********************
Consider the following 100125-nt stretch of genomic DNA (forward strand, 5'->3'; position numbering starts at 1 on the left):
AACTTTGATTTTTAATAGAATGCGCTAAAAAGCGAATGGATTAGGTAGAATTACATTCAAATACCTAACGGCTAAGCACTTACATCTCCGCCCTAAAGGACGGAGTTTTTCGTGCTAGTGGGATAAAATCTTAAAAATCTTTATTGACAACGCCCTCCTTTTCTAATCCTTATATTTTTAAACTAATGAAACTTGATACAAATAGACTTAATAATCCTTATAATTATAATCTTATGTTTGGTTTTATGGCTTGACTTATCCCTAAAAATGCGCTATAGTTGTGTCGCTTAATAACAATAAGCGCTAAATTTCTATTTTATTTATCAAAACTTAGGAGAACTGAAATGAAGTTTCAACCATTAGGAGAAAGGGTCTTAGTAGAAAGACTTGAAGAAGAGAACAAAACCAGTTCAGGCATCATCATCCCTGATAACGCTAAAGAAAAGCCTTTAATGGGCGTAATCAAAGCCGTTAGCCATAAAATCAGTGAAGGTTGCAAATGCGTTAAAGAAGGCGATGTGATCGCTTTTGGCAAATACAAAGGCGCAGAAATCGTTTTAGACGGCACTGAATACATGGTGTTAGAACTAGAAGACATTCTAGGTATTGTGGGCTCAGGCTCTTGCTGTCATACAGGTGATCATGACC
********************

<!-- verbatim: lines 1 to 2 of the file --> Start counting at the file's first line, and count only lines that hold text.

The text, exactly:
Consider the following 100125-nt stretch of genomic DNA (forward strand, 5'->3'; position numbering starts at 1 on the left):
AACTTTGATTTTTAATAGAATGCGCTAAAAAGCGAATGGATTAGGTAGAATTACATTCAAATACCTAACGGCTAAGCACTTACATCTCCGCCCTAAAGGACGGAGTTTTTCGTGCTAGTGGGATAAAATCTTAAAAATCTTTATTGACAACGCCCTCCTTTTCTAATCCTTATATTTTTAAACTAATGAAACTTGATACAAATAGACTTAATAATCCTTATAATTATAATCTTATGTTTGGTTTTATGGCTTGACTTATCCCTAAAAATGCGCTATAGTTGTGTCGCTTAATAACAATAAGCGCTAAATTTCTATTTTATTTATCAAAACTTAGGAGAACTGAAATGAAGTTTCAACCATTAGGAGAAAGGGTCTTAGTAGAAAGACTTGAAGAAGAGAACAAAACCAGTTCAGGCATCATCATCCCTGATAACGCTAAAGAAAAGCCTTTAATGGGCGTAATCAAAGCCGTTAGCCATAAAATCAGTGAAGGTTGCAAATGCGTTAAAGAAGGCGATGTGATCGCTTTTGGCAAATACAAAGGCGCAGAAATCGTTTTAGACGGCACTGAATACATGGTGTTAGAACTAGAAGACATTCTAGGTATTGTGGGCTCAGGCTCTTGCTGTCATACAGGTGATCATGACC